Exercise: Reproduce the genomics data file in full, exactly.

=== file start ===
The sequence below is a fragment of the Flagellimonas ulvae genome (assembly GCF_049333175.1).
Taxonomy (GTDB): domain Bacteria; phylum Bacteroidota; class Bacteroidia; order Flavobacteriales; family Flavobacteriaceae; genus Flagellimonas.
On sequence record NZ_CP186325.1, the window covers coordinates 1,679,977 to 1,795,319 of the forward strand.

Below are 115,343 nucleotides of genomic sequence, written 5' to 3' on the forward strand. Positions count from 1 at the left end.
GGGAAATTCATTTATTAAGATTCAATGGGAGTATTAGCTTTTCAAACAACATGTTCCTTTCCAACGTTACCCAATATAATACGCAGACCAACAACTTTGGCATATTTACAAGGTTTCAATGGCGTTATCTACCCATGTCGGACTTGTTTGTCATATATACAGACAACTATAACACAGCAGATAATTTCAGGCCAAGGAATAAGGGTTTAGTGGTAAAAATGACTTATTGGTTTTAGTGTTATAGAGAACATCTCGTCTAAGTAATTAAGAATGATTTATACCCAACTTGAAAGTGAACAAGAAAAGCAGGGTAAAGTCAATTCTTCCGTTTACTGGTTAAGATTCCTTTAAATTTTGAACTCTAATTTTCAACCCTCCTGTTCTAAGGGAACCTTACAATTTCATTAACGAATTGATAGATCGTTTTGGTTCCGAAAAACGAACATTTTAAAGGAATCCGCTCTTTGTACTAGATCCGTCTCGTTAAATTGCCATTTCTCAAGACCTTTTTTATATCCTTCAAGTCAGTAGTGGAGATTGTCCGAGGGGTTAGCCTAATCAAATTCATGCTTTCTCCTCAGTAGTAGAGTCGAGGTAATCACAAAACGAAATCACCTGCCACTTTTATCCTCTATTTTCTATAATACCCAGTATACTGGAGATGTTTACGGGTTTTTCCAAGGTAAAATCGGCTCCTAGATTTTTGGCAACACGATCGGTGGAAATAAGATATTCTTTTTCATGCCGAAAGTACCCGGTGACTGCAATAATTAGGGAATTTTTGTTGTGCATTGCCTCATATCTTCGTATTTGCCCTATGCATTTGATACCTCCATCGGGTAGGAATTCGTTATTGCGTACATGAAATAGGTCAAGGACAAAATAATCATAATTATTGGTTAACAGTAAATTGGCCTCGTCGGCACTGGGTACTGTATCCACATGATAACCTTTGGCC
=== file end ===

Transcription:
The sequence below is a fragment of the Flagellimonas ulvae genome (assembly GCF_049333175.1).
Taxonomy (GTDB): domain Bacteria; phylum Bacteroidota; class Bacteroidia; order Flavobacteriales; family Flavobacteriaceae; genus Flagellimonas.
On sequence record NZ_CP186325.1, the window covers coordinates 1,679,977 to 1,795,319 of the forward strand.

Below are 115,343 nucleotides of genomic sequence, written 5' to 3' on the forward strand. Positions count from 1 at the left end.
GGGAAATTCATTTATTAAGATTCAATGGGAGTATTAGCTTTTCAAACAACATGTTCCTTTCCAACGTTACCCAATATAATACGCAGACCAACAACTTTGGCATATTTACAAGGTTTCAATGGCGTTATCTACCCATGTCGGACTTGTTTGTCATATATACAGACAACTATAACACAGCAGATAATTTCAGGCCAAGGAATAAGGGTTTAGTGGTAAAAATGACTTATTGGTTTTAGTGTTATAGAGAACATCTCGTCTAAGTAATTAAGAATGATTTATACCCAACTTGAAAGTGAACAAGAAAAGCAGGGTAAAGTCAATTCTTCCGTTTACTGGTTAAGATTCCTTTAAATTTTGAACTCTAATTTTCAACCCTCCTGTTCTAAGGGAACCTTACAATTTCATTAACGAATTGATAGATCGTTTTGGTTCCGAAAAACGAACATTTTAAAGGAATCCGCTCTTTGTACTAGATCCGTCTCGTTAAATTGCCATTTCTCAAGACCTTTTTTATATCCTTCAAGTCAGTAGTGGAGATTGTCCGAGGGGTTAGCCTAATCAAATTCATGCTTTCTCCTCAGTAGTAGAGTCGAGGTAATCACAAAACGAAATCACCTGCCACTTTTATCCTCTATTTTCTATAATACCCAGTATACTGGAGATGTTTACGGGTTTTTCCAAGGTAAAATCGGCTCCTAGATTTTTGGCAACACGATCGGTGGAAATAAGATATTCTTTTTCATGCCGAAAGTACCCGGTGACTGCAATAATTAGGGAATTTTTGTTGTGCATTGCCTCATATCTTCGTATTTGCCCTATGCATTTGATACCTCCATCGGGTAGGAATTCGTTATTGCGTACATGAAATAGGTCAAGGACAAAATAATCATAATTATTGGTTAACAGTAAATTGGCCTCGTCGGCACTGGGTACTGTATCCACATGATAACCTTTGGCC